Your in-force illustration request should include a projection based on current premiums and assumptions, along with a request for the required premium to continue your policy to maturity (maximum length). The difference in premium may be significant.
What Should I do?
A couple of things to consider are your health and life expectancy as well as your current need for life insurance. Most people find they don’t have a need for permanent life insurance because they have other assets they accumulate and that replace the need for life insurance. Remember, life insurance is for protecting those who are financially dependent upon you.
If you do need your life insurance policy, consider if you can pay the higher premium that would be required to keep your policy in force to maturity, or consider if a reduced death benefit would meet your needs.
You should also take a look at the ratio of premiums to death benefit. If you’re paying in 10% of the death benefit each year in premiums, then the policy doesn’t provide you good leverage.
Surrendering the policy is an option to consider, especially if there is a sizable surrender value.
Another option is selling a policy in the secondary marketplace (life settlement), though this needs to be approached carefully.
How many other companies have increased their mortality costs, and how many other policies are affected?
Whether interest rates increase and when they do so and whether insurance companies are able to start to increase their investment earnings will determine whether insurance companies will maintain or increase their cost of insurance.
The most concerning news came from Transamerica, which issued an announcement that illustrations requested by policyholders will no longer include information about the current cost of insurance rates or interest rates. Yes, that’s right. Policyholders with Transamerica will, possibly, not be able to have any idea of the premium required to fund their universal life policies. However, according to a recent report, Transamerica may have changed its mind.
The future is up to us. If we start to treat cash value life insurance as the complex investment vehicle it is and start to carefully manage it, there will be positive outcomes. If we continue with the current approach, lack of education and disclosure, more policies will terminate, and there will be significant negative consequences for policy owners and their beneficiaries.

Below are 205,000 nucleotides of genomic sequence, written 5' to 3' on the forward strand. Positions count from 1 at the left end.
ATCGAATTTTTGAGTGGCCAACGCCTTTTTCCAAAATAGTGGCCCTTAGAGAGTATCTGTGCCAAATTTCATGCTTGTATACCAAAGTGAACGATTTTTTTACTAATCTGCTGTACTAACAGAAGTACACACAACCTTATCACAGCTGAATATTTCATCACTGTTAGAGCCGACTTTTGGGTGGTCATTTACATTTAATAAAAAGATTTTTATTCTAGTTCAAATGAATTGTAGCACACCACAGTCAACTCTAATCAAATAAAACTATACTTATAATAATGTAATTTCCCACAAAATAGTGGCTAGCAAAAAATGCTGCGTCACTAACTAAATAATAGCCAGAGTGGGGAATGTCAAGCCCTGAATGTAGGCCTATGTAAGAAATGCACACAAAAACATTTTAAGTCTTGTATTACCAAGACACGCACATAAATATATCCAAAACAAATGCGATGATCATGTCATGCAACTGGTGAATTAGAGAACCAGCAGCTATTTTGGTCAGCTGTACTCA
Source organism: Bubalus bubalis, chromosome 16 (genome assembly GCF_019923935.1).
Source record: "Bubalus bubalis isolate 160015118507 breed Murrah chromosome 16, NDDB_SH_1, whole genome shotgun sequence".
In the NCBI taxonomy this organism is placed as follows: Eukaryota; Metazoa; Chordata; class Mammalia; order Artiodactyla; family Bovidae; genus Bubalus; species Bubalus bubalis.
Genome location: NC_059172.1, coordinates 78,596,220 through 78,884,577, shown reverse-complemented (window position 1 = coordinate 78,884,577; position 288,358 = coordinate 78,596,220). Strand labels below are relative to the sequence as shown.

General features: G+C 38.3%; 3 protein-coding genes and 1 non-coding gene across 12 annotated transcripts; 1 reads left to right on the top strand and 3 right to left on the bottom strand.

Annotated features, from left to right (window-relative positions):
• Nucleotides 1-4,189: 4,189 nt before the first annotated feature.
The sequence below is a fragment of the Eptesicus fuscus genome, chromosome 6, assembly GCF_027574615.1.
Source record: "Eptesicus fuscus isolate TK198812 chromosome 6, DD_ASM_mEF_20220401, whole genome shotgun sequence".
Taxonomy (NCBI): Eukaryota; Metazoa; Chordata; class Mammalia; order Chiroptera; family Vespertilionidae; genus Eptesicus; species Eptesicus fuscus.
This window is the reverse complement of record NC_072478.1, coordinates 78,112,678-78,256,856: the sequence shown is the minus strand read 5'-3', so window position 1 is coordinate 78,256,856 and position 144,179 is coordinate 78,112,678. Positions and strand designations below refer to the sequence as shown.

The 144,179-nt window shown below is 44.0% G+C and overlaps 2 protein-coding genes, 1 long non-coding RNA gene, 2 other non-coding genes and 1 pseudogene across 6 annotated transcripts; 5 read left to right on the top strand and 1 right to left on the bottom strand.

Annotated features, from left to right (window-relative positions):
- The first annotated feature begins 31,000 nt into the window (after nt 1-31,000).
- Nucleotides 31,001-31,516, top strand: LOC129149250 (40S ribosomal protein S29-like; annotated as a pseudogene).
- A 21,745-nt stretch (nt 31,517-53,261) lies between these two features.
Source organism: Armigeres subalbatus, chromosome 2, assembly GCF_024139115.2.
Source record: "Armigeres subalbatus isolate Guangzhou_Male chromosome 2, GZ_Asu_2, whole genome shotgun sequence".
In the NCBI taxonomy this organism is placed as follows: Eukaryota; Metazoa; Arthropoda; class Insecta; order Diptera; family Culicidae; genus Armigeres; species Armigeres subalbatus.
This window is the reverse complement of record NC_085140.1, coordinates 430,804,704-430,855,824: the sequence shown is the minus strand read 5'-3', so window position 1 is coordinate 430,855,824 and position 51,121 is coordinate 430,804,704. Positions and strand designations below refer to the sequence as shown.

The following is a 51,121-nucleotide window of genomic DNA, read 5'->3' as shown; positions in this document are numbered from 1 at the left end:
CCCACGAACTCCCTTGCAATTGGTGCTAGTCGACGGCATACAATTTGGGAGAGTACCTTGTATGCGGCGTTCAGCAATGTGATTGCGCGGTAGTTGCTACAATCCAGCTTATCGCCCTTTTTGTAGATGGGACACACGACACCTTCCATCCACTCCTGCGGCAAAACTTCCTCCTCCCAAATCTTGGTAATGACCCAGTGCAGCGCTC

As Iowa’s insurance commissioner, I meet with many innovators whose work affects the insurance industry. A major topic we discuss is the continual debate of innovation vs. regulatory oversight. This debate will be front and center during the Global Insurance Symposium in Des Moines when federal regulators, state regulators, industry leaders and leading innovators come together for discussions on the “right” way to bring innovation into the insurance industry.
I see three schools of thought in the debate:
Those who want nothing changed because insurance regulation has worked for more than 150 years
Those who suggest oversight by insurance regulators isn’t needed because innovations and market forces don’t require the same type of scrutiny that regulators have performed in the past
Those who feel that regulations and oversight are needed but that regulators should move quickly to keep up with emerging technological developments
Innovation is happening, and regulators realize it. No one, including regulators, can stop technological advances. Luckily, I have found that my colleagues who regulate the insurance industry desire to see innovation succeed because it will, generally, enhance the consumer experience. The focus of regulators is to enforce the laws in our states and to protect our consumers. It is that constant focus that ensures a healthy and robust market. And it is that focus that allows the market to work during an insolvency of a carrier, as Iowa witnessed recently during the liquidation of CoOportunity Health.
But wanting to work with innovators doesn’t mean insurance regulators are going to turn a blind eye to how innovations and new technologies within the industry are affecting consumers. I do not believe the fundamentals of the insurance business need to be disrupted. Innovations within an industry that is highly regulated, complex and vital to our economy and nation need to occur within the confines of our regulatory structure. Innovators who are attempting to disrupt the insurance industry outside the bounds of our regulatory structure and who are not following state regulations will likely face significant problems.
So, just as Goldilocks finally found the perfect fit at the home of the three bears, insurance regulators are working diligently to find the perfect fit of the proper regulation to protect consumers for innovations and the technology affecting the insurance industry. Regulators want the insurance business to continue to innovate and adapt to meet customer needs and expectations. Improving the customer experience through technology, quicker underwriting and increasing efficiency adds to the value of insurance for consumers. I know many smart people are working on creative projects to do these types of things and much more.